While flare ups feel disruptive and upsetting, they are ultimately opportunities for healing by facing trauma memories in a measured, supported way.

How to prevent PTSD flare ups

Certain lifestyle habits and wellness practices make PTSD flare ups less frequent and severe:

– Adhere to all prescribed therapy and medications. Stay consistent even when feeling better.

– Avoid known trauma triggers whenever reasonably possible.

– Develop skills for coping ahead of time with triggers that are unavoidable.

– Practice good sleep habits like keeping a consistent schedule. Poor sleep is a common flare up trigger.

– Eat a balanced diet and stay hydrated. Low blood sugar and dehydration leave one vulnerable.

– Reduce alcohol and recreational drug use which can destabilize mood.

– Incorporate regular exercise which boosts resilience against stress.

– Make time for enjoyable hobbies and social activities unrelated to trauma.

– Use relaxation practices like deep breathing, yoga, meditation, or prayer.

– Improve emotional regulation skills through therapies like CBT, DBT or ACT.

– Maintain a consistent daily routine to enhance stability.

– Ask family and friends for support around known triggers like anniversary dates.

– Keep a PTSD symptom journal to identify flare up patterns over time.

– Reach out quickly to your therapist or doctor if symptoms start to significantly worsen. Don’t wait until a crisis.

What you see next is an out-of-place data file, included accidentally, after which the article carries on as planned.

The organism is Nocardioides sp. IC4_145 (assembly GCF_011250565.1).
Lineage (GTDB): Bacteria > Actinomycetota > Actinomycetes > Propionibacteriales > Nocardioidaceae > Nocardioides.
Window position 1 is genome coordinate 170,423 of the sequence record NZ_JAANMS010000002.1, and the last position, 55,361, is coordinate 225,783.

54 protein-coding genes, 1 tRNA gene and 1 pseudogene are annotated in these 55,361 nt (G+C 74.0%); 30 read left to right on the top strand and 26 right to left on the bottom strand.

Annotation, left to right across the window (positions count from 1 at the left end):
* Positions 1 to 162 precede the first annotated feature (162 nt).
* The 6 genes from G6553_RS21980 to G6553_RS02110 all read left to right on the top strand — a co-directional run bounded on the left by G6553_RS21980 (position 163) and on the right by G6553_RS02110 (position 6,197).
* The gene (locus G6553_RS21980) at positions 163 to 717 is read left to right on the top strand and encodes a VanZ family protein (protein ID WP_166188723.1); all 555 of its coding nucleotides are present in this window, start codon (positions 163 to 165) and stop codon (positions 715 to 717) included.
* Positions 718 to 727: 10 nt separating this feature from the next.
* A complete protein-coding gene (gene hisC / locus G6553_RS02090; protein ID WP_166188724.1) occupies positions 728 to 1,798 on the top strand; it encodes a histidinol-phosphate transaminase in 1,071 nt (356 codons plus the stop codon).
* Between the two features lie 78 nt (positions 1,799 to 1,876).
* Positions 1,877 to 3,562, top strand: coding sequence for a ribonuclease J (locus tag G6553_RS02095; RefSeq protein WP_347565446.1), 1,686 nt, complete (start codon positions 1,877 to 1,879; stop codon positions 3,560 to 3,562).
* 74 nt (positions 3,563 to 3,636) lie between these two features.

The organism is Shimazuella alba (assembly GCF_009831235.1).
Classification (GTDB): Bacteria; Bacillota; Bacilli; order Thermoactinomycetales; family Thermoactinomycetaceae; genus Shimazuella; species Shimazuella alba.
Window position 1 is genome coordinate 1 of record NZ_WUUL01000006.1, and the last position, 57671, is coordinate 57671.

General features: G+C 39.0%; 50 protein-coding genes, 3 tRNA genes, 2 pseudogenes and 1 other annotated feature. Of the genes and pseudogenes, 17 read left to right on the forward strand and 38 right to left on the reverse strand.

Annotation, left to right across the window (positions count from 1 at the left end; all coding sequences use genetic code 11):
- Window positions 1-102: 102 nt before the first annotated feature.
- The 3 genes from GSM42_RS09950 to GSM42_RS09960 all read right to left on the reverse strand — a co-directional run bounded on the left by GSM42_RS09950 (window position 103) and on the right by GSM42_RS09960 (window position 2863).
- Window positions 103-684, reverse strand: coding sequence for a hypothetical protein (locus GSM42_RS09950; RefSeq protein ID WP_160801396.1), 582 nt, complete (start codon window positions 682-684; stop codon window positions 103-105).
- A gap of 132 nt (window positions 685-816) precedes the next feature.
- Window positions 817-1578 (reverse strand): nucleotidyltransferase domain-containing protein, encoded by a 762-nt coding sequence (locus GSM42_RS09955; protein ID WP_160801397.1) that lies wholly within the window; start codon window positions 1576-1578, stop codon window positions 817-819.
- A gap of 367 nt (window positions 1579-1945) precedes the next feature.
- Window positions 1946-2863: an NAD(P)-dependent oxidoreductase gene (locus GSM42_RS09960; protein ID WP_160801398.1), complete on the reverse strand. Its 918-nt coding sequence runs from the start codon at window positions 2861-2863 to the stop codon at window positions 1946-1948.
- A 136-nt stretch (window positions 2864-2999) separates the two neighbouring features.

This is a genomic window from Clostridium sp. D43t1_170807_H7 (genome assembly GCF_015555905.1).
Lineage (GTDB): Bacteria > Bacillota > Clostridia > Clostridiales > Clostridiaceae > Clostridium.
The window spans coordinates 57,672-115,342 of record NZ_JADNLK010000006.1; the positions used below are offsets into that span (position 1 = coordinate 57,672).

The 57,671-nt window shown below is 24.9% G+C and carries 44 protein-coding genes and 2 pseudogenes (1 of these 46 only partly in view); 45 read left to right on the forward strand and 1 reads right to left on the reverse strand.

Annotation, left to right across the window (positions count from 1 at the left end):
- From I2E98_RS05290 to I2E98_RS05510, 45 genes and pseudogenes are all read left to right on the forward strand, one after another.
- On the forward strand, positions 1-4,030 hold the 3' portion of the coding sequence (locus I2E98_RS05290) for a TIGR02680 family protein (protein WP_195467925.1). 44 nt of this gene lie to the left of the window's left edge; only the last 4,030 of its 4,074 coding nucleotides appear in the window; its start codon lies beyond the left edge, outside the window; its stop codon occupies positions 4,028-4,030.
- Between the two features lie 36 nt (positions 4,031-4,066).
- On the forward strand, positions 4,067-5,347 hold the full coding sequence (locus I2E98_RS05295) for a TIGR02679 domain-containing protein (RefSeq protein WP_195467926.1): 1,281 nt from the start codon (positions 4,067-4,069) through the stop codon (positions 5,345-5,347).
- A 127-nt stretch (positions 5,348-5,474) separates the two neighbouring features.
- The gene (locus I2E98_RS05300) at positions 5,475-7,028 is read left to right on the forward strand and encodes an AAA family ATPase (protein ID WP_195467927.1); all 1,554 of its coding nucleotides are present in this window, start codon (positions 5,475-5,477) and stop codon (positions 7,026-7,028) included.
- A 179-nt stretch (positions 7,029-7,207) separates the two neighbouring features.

With work to stabilize daily functioning and mood, flare ups become more manageable over time. They may never disappear fully, but can be substantially minimized.

When to seek emergency help for a PTSD flare up

While most flare ups can be managed at home, emergency help is warranted if the following arise:

– Suicidal or homicidal thoughts

– Losing touch with reality

– Unable to care for oneself or children

– Symptoms lasting beyond one’s ability to cope

– Using substances in a risky manner

– Causing harm to oneself or others

– Experiencing violence or rage that feels out of control

– Physical health symptoms like chest pain, difficulty breathing, or feeling faint

– Medications ineffective at relieving severe symptoms

– Collapsing of social supports and inability to reach out for help

Seeking emergency care during dangerous flare ups reduces the likelihood of negative outcomes. Calling emergency services, going to the ER, admitting oneself to the hospital voluntarily, or contacting a crisis hotline provides lifesaving intervention.

Don’t hesitate to ask for emergency help when needed. Prioritize safety and get through the crisis first. Additional PTSD treatment can always occur after stabilizing.


PTSD flare ups are expected parts of the recovery journey. With compassionate self-care, social support, and consistent treatment, their intensity can be reduced over time. Flare ups allow opportunities to process trauma memories in manageable doses, helping rewrite the brain’s fearful associations. Meeting flare ups with resilience provides hope that healing from PTSD is possible.